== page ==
I came across an interesting quote in a book last week. It went something like this: “The purpose of all suffering is the development of compassion.” For the past few days, I’ve been suffering with a pain in my right hip. I’ve noticed that, because of this pain, I haven’t been in as good form or as present as I had been.

As I was crossing the street this morning, a car came towards me. I decided not to run as I was afraid my hip would crack out of place. I remembered those times that I felt angered by people who sauntered in front of me as I drove. I thought such pedestrians were cocky and the dark side of me had wanted to rev up and give them a fright. Today, I realised that perhaps some of those people were physically unable to speed up.

The other night, a friend was describing his travels in India. He had stayed with a number of Catholic families on his way. He couldn’t get over their unshakable faith. He said that, each morning as they rose, they gave gratitude that they were alive for one more day. They were utterly joyous. They even gave gratitude for the “negative” parts of their lives. In fact, it was the first thing they did upon hearing bad news. They believed that everything was unfolding exactly as it should.

My attitude regarding my hip was wrong. It certainly wasn’t serving me in any positive way. I was annoyed that it wasn’t disappearing immediately, I was frustrated that I wasn’t able to do as much in the gym, I didn’t want to look like a cripple as I walked, and I was afraid that it wouldn’t get better. I decided to shift my attitude to gratitude.

Perhaps I was given this pain to, quite literally, stop me in my tracks. Maybe I needed to rest more or look at or change something in my life. This pain was also lending me compassion and understanding for others. Each time I winced as I moved, I remembered my aunt who’s been suffering with chronic hip and back pain for many years. I thought of clients who’ve told me of their debilitating pains. I’d always wanted to help these people but now I actually understood how they were really feeling.

Recently, Denise Linn spoke on Hay House Radio about steps for releasing fear. One of the steps was to give it new meaning. She asked, “What could be really good about it?” One of the answers she gave was cultivating compassion for others. This step can be used with any unwanted emotion or circumstance. It also allows you to face, allow, accept and even embrace the situation.

I still have the pain and I’m still struggling with the resting part of the equation but I am aware of the extra understanding and compassion I’ve gained as a result of this. Simply bringing acceptance to it is a relief. It takes away the struggle, the resistance, the fight. This even helps me physically as I’m letting go of the emotions that are causing tightness and rigidity in my body. And when I add gratitude, I remember the Indian families my friend spoke about and I feel humbled.

“The purpose of all compassion is the development of compassion.” Alicia Lee (2010) Homeopathic Mind Maps: Remedies of the Animal Kingdom.

You Are Not Alone

The more I speak to people who are brave enough to be honest about how they’re really feeling, the more I realise that we are all the same. We all go through tough times. We all struggle with fears and insecurities. We have all gone through or are currently going through periods when we feel depressed, hopeless and unable to cope.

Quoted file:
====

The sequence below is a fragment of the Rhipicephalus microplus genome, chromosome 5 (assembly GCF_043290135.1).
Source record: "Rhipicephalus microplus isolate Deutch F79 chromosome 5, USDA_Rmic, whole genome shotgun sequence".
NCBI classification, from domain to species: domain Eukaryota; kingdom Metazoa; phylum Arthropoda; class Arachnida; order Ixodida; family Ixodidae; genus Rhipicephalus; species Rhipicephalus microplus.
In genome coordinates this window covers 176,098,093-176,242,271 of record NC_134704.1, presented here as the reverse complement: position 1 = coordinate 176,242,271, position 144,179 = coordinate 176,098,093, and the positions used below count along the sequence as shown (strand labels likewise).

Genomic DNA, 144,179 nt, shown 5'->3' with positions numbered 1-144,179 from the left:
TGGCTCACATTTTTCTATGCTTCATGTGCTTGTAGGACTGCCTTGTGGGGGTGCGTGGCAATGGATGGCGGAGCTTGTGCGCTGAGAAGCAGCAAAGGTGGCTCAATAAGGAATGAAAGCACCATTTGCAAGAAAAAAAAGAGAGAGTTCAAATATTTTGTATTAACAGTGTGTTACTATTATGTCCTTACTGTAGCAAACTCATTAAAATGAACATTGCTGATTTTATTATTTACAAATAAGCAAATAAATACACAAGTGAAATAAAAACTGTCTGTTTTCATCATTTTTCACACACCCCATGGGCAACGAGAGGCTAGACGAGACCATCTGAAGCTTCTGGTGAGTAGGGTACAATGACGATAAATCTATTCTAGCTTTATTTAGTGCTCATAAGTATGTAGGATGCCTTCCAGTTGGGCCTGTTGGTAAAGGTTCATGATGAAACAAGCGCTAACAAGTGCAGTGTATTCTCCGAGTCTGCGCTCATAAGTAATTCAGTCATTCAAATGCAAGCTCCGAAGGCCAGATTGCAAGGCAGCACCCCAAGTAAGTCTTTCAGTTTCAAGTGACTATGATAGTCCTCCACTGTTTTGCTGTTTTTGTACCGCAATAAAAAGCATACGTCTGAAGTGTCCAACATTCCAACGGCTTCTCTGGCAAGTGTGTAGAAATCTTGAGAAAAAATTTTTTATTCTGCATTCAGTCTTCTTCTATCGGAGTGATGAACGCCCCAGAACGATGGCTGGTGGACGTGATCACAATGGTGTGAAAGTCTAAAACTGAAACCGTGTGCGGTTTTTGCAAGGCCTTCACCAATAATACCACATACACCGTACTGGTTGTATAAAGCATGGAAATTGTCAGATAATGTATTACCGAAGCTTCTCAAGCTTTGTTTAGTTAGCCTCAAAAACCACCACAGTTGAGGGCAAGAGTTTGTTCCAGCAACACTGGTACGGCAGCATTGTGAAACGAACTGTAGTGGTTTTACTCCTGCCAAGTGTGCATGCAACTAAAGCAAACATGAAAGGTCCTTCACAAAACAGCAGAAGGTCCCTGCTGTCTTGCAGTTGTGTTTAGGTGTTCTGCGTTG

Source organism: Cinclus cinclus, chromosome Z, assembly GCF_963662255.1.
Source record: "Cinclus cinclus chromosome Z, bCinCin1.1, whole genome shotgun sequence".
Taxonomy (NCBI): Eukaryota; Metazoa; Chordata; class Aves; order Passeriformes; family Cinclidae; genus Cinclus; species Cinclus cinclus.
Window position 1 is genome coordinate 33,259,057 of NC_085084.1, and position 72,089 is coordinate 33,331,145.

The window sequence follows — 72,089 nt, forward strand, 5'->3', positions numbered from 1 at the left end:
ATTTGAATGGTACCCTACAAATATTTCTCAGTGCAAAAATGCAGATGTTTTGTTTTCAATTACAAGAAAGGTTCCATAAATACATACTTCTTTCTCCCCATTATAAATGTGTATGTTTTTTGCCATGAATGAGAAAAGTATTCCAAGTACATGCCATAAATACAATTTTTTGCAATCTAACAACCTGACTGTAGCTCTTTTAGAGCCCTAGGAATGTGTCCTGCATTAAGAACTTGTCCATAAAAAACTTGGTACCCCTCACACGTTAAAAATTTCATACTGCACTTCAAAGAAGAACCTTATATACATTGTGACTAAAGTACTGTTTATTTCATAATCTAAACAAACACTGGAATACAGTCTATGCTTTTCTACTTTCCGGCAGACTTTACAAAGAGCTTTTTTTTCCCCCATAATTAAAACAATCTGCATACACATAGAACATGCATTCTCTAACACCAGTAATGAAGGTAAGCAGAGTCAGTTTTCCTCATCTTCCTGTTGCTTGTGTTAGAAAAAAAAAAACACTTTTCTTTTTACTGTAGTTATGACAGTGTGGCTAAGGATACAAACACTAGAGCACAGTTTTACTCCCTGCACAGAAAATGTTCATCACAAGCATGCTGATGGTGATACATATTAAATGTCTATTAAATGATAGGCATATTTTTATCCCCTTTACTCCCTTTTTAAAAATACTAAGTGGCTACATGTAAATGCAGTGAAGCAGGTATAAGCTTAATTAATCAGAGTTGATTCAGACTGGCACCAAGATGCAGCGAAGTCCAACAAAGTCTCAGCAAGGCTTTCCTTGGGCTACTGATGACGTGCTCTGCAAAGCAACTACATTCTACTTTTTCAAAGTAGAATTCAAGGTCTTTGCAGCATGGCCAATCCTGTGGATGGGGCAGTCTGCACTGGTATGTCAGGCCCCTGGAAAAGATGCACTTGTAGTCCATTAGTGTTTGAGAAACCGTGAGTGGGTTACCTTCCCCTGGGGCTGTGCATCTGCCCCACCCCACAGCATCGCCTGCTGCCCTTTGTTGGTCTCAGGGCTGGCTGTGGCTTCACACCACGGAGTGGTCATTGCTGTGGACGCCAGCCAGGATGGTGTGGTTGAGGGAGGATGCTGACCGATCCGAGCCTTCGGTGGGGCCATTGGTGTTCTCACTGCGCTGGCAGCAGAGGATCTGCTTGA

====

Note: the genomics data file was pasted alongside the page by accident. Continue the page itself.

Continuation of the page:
Many of us struggle with our inability to be “perfect”. We believe that we must achieve, accumulate and gain approval in order to deserve a space on this planet. We beat ourselves up, even hate ourselves, when we think that we have failed. We feel lost and alone. We disconnect, shut ourselves down and close ourselves off from love, both for ourselves and for others. For when we don’t love ourselves, how can we possibly love one another?

It’s sad that many of us feel alone in this world. We fear that there is something wrong with us, that we have messed up, and that we must try to fit in. But how can we fit in with something that is just an act? It’s all an illusion. We are human. We were born into this life perfect and we spend the rest our lives struggling to come to terms with that reality. We battle against it. We rage so hard against ourselves that we look for the quickest way out of our self-inflicted hells. We turn to drugs, alcohol, overwork, unhealthy relationships, anything, to forget how bad we’re really feeling. To avoid the real reason for our suffering. To blame anything or anyone other than ourselves for not living life to the fullest. Until we cannot kid ourselves any longer. Wouldn’t it be easier if we accepted that we deserve love just because? The mere fact of our existence is enough to merit self-acceptance.

I’d love to take the whole world in a giant embrace and tell you all that you are okay. That you are not alone. That everybody feels bad sometimes. That you are magnificent and miraculous. That life can be wonderful. That if we all dropped the bullshit act of pretending, there wouldn’t be so many people who punish themselves for being less than society’s idea of perfect. But I can’t. Because everyone has a journey. Because everybody has their personal lessons to learn. Because I’m not a preacher. But I am a human being who has been through some really rough times, who’s struggled with a lot of the things I’ve mentioned above, and who still does sometimes. I am also an example of how, once you let go, open up and surrender, you can connect, enjoy, live and love.